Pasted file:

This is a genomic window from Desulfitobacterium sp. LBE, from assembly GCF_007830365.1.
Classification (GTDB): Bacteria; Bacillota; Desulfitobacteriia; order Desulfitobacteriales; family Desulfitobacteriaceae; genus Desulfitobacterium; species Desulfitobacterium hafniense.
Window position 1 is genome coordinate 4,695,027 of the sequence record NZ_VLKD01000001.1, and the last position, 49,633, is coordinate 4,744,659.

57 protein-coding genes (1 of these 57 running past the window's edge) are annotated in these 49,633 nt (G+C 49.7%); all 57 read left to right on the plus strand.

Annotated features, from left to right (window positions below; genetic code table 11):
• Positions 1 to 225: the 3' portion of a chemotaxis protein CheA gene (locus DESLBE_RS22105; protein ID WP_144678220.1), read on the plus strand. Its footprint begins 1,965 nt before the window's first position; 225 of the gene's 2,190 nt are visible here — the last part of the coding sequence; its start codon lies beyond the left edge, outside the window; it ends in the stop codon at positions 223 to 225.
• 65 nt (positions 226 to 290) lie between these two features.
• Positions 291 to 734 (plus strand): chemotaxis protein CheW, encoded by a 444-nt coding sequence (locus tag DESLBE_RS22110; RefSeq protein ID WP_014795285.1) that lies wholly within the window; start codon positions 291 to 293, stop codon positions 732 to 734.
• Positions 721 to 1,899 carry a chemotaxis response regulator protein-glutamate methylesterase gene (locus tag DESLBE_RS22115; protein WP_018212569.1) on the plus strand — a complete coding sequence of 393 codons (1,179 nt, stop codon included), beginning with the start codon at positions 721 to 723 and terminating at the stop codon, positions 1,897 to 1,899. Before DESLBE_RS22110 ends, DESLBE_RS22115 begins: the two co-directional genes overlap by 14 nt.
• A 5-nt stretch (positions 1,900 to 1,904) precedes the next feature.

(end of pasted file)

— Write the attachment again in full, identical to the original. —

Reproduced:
This is a genomic window from Desulfitobacterium sp. LBE, from assembly GCF_007830365.1.
Classification (GTDB): Bacteria; Bacillota; Desulfitobacteriia; order Desulfitobacteriales; family Desulfitobacteriaceae; genus Desulfitobacterium; species Desulfitobacterium hafniense.
Window position 1 is genome coordinate 4,695,027 of the sequence record NZ_VLKD01000001.1, and the last position, 49,633, is coordinate 4,744,659.

57 protein-coding genes (1 of these 57 running past the window's edge) are annotated in these 49,633 nt (G+C 49.7%); all 57 read left to right on the plus strand.

Annotated features, from left to right (window positions below; genetic code table 11):
• Positions 1 to 225: the 3' portion of a chemotaxis protein CheA gene (locus DESLBE_RS22105; protein ID WP_144678220.1), read on the plus strand. Its footprint begins 1,965 nt before the window's first position; 225 of the gene's 2,190 nt are visible here — the last part of the coding sequence; its start codon lies beyond the left edge, outside the window; it ends in the stop codon at positions 223 to 225.
• 65 nt (positions 226 to 290) lie between these two features.
• Positions 291 to 734 (plus strand): chemotaxis protein CheW, encoded by a 444-nt coding sequence (locus tag DESLBE_RS22110; RefSeq protein ID WP_014795285.1) that lies wholly within the window; start codon positions 291 to 293, stop codon positions 732 to 734.
• Positions 721 to 1,899 carry a chemotaxis response regulator protein-glutamate methylesterase gene (locus tag DESLBE_RS22115; protein WP_018212569.1) on the plus strand — a complete coding sequence of 393 codons (1,179 nt, stop codon included), beginning with the start codon at positions 721 to 723 and terminating at the stop codon, positions 1,897 to 1,899. Before DESLBE_RS22110 ends, DESLBE_RS22115 begins: the two co-directional genes overlap by 14 nt.
• A 5-nt stretch (positions 1,900 to 1,904) precedes the next feature.